:: Larimer Lounge :: July 19 ::
By Brian F. Johnson
In late June, Everest’s frontman Russell Pollard found himself less than a week away from releasing the band’s newest album Ownerless on ATO Records, and just days away from launching a month-long tour that would stretch from Maryland to Vancouver.
On the day the album was to start being shipped he was pegged with the question, “If you could go back and make one change to the album, what would it be?” Luckily, Pollard was able to answer with confidence, “I wouldn’t change anything. I think everybody in the band would agree with me on that — which is just shy of a miracle,” said the lead singer, guitarist and drummer for the band.
Ownerless is Everest’s third release since the band’s inception in 2008, but Pollard explained that in many ways, this album felt like it was their first. “The main difference [between Ownerless and our first two albums]is that we actually found our sound on this record,” said Pollard in a recent interview with The Marquee. “Ghost Notes [the band’s first release, in 2008]was the result of our desire to play together and to try to make a record together. So we pulled basically every song we knew for that one record. We hadn’t played much live together and we got into the studio and started working it out. Then we hit the road and came back with On Approach, which we named because we felt like we were getting there, but not really there yet. I’m still proud of those records and feel good about them, but to me, this record sounds like a band that has spent a lot of time together and gone through a bunch of shit together and come out on the other side with a sound.”
A big part of finding that sound, according to Pollard, came in the form of freedom. The band was between labels while working on Ownerless, having been dropped by Warner Bros. For the first time in the band’s history, they found themselves able to make decisions about their music without a label executive hanging over their shoulders.
“Being free is the message here. With a bit of defiance,” Pollard said. “We made the record and decided to name it Ownerless because we were truly feeling unowned by anyone. Like, free, in the best way. We had no A&R, no management telling us to change. We were completely free and I think that is very important to how it turned out,” he said.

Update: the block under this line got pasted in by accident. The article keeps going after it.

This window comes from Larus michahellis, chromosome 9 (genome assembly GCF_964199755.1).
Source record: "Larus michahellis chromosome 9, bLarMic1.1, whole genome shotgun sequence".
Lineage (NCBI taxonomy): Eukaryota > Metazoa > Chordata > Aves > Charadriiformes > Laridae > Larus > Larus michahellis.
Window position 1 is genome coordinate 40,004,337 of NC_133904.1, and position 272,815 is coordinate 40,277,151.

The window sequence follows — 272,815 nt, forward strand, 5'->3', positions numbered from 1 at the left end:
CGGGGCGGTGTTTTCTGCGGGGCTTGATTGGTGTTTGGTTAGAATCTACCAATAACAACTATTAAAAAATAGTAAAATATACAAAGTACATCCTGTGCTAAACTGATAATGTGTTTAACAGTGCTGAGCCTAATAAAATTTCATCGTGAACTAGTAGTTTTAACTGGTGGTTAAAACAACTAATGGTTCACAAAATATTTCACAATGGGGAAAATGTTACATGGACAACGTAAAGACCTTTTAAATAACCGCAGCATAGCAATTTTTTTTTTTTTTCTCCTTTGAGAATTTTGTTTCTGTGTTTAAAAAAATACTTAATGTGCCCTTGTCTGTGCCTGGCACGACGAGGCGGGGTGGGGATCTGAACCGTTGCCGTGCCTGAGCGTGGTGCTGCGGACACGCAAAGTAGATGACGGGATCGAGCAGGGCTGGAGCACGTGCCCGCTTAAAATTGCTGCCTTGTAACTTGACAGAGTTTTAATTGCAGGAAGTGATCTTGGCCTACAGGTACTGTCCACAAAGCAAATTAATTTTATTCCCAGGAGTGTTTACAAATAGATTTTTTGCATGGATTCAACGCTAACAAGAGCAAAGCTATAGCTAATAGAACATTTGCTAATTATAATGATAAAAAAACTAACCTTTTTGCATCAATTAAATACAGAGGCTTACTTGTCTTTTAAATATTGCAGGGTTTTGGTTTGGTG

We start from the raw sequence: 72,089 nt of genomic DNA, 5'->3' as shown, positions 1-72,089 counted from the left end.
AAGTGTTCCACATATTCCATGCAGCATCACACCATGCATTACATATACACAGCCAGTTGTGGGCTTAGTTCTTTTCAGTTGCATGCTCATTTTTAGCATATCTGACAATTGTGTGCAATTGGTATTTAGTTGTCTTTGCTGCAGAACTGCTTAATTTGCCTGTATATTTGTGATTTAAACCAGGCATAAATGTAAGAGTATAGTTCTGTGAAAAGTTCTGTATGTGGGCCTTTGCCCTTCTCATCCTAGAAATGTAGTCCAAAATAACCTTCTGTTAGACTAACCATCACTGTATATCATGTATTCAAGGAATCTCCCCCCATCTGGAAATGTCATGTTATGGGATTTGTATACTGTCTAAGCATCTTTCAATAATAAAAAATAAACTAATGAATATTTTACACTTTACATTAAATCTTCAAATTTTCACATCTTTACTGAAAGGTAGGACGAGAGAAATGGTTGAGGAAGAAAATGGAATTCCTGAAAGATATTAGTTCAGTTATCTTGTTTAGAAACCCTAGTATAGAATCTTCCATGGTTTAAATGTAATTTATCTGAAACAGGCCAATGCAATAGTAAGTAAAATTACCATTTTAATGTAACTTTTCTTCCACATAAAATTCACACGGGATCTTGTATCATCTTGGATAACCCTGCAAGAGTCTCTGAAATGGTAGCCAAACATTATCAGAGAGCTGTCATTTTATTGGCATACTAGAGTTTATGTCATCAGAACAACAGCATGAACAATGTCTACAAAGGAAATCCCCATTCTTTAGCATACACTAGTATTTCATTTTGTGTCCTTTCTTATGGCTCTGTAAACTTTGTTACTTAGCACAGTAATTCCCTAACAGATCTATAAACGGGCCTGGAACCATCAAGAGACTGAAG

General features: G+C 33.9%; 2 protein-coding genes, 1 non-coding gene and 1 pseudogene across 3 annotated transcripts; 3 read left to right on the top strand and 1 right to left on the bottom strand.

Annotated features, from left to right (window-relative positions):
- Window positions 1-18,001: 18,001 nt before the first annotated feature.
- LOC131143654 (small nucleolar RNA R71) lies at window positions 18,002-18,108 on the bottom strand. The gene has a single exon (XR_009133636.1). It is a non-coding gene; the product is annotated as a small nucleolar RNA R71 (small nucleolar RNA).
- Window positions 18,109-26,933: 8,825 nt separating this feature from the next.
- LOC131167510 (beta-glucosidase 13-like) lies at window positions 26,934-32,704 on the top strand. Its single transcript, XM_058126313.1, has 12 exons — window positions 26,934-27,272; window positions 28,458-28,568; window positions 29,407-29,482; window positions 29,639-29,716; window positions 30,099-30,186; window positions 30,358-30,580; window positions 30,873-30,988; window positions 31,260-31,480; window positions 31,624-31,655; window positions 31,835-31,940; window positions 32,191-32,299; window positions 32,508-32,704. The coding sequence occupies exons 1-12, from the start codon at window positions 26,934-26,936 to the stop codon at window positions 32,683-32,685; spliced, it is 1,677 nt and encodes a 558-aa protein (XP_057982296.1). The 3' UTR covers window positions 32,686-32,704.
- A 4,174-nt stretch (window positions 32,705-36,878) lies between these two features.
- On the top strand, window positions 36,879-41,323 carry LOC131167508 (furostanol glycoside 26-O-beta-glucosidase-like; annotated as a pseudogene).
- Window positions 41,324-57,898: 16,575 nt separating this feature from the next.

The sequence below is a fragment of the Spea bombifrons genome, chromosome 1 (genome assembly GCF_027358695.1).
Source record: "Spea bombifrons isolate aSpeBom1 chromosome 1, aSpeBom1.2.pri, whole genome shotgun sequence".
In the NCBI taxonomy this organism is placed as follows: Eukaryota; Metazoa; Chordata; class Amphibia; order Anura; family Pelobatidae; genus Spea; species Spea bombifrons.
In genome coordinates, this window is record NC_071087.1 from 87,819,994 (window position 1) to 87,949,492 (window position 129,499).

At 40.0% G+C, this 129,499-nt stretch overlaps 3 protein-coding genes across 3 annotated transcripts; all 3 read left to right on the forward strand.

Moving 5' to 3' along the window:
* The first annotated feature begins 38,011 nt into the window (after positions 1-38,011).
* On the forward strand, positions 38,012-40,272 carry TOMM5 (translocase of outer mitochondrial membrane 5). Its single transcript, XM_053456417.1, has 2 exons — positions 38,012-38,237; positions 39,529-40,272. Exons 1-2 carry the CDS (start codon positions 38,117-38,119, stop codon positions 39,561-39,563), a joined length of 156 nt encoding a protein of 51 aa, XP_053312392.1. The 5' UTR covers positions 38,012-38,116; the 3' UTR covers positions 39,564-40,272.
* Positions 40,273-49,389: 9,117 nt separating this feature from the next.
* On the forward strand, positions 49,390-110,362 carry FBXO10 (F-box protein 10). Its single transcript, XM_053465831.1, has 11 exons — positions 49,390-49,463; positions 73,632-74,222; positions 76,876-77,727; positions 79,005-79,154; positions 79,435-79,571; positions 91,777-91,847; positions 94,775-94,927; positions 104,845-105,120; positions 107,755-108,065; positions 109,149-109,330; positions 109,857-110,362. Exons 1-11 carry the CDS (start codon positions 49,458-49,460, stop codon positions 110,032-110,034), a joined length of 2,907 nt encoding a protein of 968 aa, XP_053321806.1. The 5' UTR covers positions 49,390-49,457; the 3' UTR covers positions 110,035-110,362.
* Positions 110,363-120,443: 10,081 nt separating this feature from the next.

Another facet that Pollard gives major credit to, are the co-producers Richard Swift and Rob Schnapf, who each worked on separate songs on the album. “Richard does one thing and he does it really well. It’s a very minimal setup — a 16 track machine, a couple of microphones, a reverb unit and the band in the room. It’s more about what his energy is and how he makes you feel as a musician in the room with him than it is about the gear or the process, and I really wanted that, he pulled a lot of cool stuff out of us,” Pollard said.
But when it comes to Schnapf, Pollard said that he went above and beyond the role of producer. “He was our coach, our friend, our co-conspirator, our musical inspiration,” Pollard said.
Pollard added that the diversity of the tracks on Ownerless absolutely necessitated different producing styles. “‘Raking Me Over The Coals’ needed Swift’s production, whereas with ‘Rapture’ I needed Rob’s production to make it sound the way it sounded in my head,” he said.
Through the nine month process of recording the album (while also being on the road within that time frame), Everest grew as a unit, struggling — albeit happily — to get through without the label support they had seen from their earliest days. It was as if the band was collectively taking the musical-montage walk by the lake that is in nearly every dramatic film. “Well, that happens all the time with us, really” Pollard laughed. “But, it was scary. Financially it was hard. We were struggling to get the record finished on our own dime and still trying to pay the rent. It was taking over our lives and was all consuming, and nobody was paying the bills. But, it didn’t feel like we were abandoned,” he said.
Pollard didn’t trash W.B. for their role, and said that it was an amicable split between Everest and the label, and that the band was thrilled to have ownership of the songs that they had recorded there, but he did say that Warner hadn’t hopped on board with them the way they had hoped. He said that when they released On Approach there was little support, “just a little spark out and then it was done.”
But now, aligned with ATO Records, and with an album that Pollard thinks is the most honest and true sound of Everest yet, the band is feeling success in a different way. “We’ve been playing the album live front-to-back as our set list and it’s the best set we’ve ever put together and happens to be the sequence of the record. All of that coming together feels like a discovery. We’ve discovered something amongst ourselves,” he said.
:: Everest ::
:: Larimer Lounge :: July 19 ::
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